ACA International, the association for credit and collection professionals, Monday published an analysis of a recent independent study that examined constraints of the Telephone Consumer Protection Act (TCPA) for the public sector. The study makes a compelling case that data no longer supports the enforcement of the TCPA as it was originally written.
“Reform of the antiquated Telephone Consumers Protection Act of 1991 (TCPA) is among the highest priorities for ACA International members and many businesses in America,” writes the ACA. “While enacted to address concerns regarding telephone marketing calls, TCPA has created significant negative consequences for the public and private sectors seeking to reach consumers for informational, non-telemarketing calls.”
The study focuses mainly on consumers’ use of cell phones and companies’ use of autodialer technology to place calls, two issues at the center of most TCPA compliance concerns. The study’s author, Judy Xanthopoulos, PhD of Quantria Strategies, LLC, argues that consumer’s adoption of cell phones has happened so quickly that it no longer makes sense to have separate rules for landlines and cell phones.
The report notes that now more than 54.1 percent of U.S. households rely either exclusively or predominantly on wireless telephone service and 38.2 percent of all U.S. adults live in households with only wireless telephones (i.e. no landline). Furthermore, CTIA estimates there are more than 326 million cell phone subscribers in the United States, now exceeding an estimated 250 million adults in the country.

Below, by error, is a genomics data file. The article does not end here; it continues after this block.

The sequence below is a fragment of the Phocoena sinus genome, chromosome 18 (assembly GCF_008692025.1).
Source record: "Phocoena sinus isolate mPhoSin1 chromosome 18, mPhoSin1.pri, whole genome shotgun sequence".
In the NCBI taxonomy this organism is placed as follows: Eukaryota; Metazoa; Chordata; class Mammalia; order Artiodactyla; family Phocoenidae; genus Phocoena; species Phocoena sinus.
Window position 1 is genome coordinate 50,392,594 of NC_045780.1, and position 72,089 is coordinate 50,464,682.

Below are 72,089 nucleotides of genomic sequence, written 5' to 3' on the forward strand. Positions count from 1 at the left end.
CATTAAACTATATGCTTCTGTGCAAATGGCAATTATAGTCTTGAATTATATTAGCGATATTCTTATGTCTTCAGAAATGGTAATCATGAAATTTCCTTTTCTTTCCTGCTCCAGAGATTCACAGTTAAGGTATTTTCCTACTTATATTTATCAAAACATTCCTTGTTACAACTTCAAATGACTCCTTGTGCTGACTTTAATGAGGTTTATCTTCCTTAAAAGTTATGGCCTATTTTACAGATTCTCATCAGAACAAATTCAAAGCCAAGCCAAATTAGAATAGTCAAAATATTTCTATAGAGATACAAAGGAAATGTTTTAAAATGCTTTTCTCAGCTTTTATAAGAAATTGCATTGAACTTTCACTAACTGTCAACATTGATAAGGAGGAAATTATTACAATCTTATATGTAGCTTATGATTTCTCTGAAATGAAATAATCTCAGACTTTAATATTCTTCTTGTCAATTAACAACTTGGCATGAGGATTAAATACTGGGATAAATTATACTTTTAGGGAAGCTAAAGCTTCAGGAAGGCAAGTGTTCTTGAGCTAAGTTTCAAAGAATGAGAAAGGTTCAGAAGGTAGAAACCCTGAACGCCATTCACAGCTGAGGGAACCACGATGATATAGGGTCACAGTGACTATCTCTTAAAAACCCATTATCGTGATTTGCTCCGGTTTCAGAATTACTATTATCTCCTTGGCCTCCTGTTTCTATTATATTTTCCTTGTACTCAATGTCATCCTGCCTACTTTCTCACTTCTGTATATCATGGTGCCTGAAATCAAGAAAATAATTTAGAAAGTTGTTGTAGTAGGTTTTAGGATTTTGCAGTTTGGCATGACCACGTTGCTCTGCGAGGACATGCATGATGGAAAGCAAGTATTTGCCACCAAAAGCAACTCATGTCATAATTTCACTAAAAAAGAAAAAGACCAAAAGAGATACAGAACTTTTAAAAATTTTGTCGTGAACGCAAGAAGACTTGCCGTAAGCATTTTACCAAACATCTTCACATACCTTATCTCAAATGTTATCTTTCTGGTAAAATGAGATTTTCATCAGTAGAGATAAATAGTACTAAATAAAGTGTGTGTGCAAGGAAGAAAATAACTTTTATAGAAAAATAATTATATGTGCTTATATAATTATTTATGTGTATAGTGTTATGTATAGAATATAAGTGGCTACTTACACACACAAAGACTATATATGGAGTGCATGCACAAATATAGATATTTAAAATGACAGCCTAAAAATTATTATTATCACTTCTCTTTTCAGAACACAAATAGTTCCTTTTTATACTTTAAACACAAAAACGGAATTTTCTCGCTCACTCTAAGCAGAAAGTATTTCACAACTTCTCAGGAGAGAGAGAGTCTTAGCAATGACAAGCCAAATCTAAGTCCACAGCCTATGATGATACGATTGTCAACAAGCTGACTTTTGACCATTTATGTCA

ACA noted that up to 90 percent of accounts worked by collection agencies now include a consumer cell phone number and that it takes nearly twice the number of attempts to reach a consumer on a landline telephone than a cell phone. On average, it takes 3 attempts to reach a consumer on a cell phone versus 7 on a landline phone.
On autodialer use, the report noted that it takes more than twice as many employees to manually call accounts versus using an autodialer. ACA said that manual dialing is roughly 50-75% more expensive for collection agencies, adding more than $178 million to the cost of doing business for collection agencies.
The proposed changes to the TCPA are pretty straightforward in both the independent report and in ACA’s analysis: that the use automatic dialing systems and prerecorded voice messages should be allowed.
The ACA recommends lobbying both the FCC – which enforces the TCPA – and members of Congress to get a permanent legislative fix.